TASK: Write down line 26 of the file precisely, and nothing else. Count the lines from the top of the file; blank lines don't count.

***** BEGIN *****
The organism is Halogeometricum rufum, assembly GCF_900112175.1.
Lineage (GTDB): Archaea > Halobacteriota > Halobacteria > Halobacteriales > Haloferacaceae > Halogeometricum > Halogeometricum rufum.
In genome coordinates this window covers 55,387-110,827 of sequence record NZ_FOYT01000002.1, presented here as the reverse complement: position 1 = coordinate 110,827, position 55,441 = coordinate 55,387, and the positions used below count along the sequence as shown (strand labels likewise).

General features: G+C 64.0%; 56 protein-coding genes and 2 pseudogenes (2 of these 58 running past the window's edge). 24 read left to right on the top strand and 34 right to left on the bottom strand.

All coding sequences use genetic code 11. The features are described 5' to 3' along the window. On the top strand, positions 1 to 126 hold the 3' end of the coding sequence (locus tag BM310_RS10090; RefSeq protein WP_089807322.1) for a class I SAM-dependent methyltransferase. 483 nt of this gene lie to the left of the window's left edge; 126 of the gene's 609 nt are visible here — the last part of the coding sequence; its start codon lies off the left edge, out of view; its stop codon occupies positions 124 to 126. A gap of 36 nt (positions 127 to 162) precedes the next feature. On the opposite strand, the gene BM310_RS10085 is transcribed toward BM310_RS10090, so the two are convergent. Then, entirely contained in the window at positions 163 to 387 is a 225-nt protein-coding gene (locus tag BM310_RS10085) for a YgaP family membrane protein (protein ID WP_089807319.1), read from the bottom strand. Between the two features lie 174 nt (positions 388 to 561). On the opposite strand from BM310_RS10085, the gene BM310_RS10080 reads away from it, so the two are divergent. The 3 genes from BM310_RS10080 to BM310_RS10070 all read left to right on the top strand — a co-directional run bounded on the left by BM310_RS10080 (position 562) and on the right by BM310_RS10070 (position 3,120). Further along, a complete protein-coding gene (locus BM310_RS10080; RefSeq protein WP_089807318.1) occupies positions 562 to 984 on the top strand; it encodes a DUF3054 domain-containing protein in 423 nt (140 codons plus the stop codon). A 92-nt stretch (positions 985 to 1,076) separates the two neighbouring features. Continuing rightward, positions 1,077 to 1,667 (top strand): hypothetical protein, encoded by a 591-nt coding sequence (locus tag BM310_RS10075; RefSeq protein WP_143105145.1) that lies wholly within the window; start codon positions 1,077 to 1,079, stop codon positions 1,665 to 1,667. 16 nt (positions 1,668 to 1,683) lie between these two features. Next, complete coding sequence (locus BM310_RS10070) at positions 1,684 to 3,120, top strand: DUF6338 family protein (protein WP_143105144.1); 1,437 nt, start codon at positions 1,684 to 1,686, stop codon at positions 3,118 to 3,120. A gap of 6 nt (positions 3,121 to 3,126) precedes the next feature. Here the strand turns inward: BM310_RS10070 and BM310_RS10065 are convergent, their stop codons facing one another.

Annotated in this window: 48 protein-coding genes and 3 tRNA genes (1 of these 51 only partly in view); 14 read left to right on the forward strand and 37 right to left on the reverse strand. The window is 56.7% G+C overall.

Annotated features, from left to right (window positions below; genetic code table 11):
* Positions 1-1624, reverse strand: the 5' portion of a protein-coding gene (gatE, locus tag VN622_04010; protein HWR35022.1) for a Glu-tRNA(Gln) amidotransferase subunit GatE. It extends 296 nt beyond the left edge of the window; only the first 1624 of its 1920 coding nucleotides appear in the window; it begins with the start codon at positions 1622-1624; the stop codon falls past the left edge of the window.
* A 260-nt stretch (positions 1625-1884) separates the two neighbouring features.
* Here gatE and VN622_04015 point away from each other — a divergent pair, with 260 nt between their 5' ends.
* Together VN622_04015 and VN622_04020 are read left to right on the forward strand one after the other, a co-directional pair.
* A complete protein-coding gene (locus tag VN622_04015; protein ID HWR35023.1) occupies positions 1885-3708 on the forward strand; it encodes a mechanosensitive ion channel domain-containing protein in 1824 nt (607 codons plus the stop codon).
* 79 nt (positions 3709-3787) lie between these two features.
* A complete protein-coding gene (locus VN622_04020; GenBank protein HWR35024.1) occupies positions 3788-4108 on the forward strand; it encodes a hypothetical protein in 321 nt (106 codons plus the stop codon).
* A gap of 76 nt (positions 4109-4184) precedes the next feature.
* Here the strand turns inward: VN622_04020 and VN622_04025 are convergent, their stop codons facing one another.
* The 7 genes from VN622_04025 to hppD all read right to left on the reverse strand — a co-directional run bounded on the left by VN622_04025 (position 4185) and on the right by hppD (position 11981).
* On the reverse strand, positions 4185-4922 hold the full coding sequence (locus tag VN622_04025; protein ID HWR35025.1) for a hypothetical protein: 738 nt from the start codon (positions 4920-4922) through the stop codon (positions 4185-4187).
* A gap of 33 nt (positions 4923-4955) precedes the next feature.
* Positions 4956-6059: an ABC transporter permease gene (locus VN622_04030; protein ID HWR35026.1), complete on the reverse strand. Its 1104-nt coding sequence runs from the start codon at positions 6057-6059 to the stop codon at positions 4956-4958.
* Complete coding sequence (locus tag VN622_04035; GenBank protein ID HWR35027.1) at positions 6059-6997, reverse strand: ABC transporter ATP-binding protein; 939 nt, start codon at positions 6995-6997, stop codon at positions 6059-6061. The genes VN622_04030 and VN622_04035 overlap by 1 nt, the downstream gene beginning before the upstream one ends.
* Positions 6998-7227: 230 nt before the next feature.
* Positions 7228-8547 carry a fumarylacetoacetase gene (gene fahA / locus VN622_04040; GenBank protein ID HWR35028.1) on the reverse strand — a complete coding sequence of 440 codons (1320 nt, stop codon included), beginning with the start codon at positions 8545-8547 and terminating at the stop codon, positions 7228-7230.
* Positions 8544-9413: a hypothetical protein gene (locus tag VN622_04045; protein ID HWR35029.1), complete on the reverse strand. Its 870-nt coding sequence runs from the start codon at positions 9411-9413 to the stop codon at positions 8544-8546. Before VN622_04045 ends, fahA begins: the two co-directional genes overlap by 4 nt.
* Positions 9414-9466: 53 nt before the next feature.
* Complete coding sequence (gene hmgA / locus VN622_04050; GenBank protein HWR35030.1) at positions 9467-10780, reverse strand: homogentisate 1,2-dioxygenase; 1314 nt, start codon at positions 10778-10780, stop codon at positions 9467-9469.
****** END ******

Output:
* Complete coding sequence (gene hmgA / locus VN622_04050; GenBank protein HWR35030.1) at positions 9467-10780, reverse strand: homogentisate 1,2-dioxygenase; 1314 nt, start codon at positions 10778-10780, stop codon at positions 9467-9469.